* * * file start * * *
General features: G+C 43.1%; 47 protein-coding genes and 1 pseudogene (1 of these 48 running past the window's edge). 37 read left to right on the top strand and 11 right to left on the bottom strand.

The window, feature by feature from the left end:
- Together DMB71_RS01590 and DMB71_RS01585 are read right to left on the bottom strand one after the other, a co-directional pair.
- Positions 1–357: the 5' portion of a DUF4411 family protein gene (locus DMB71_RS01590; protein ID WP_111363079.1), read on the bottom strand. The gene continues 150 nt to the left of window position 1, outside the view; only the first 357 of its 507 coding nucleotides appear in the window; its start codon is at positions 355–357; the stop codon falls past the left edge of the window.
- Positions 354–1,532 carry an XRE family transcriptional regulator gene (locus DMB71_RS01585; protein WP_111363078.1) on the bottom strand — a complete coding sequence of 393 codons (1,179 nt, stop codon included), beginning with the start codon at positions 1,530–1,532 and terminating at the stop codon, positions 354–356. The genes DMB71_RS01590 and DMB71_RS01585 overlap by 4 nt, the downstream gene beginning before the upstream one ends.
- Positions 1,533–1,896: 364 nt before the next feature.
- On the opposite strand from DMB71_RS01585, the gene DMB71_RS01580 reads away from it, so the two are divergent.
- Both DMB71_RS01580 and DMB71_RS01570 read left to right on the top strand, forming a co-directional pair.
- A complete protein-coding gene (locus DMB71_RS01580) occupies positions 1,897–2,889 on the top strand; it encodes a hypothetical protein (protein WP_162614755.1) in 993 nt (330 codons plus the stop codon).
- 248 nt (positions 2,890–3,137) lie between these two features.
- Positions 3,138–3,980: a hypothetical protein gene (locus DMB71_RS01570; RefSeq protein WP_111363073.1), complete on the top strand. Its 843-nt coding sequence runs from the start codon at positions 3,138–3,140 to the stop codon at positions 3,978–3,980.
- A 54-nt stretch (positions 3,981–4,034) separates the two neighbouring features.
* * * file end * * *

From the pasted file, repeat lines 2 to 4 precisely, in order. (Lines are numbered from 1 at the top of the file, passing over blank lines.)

The window, feature by feature from the left end:
- Together DMB71_RS01590 and DMB71_RS01585 are read right to left on the bottom strand one after the other, a co-directional pair.
- Positions 1–357: the 5' portion of a DUF4411 family protein gene (locus DMB71_RS01590; protein ID WP_111363079.1), read on the bottom strand. The gene continues 150 nt to the left of window position 1, outside the view; only the first 357 of its 507 coding nucleotides appear in the window; its start codon is at positions 355–357; the stop codon falls past the left edge of the window.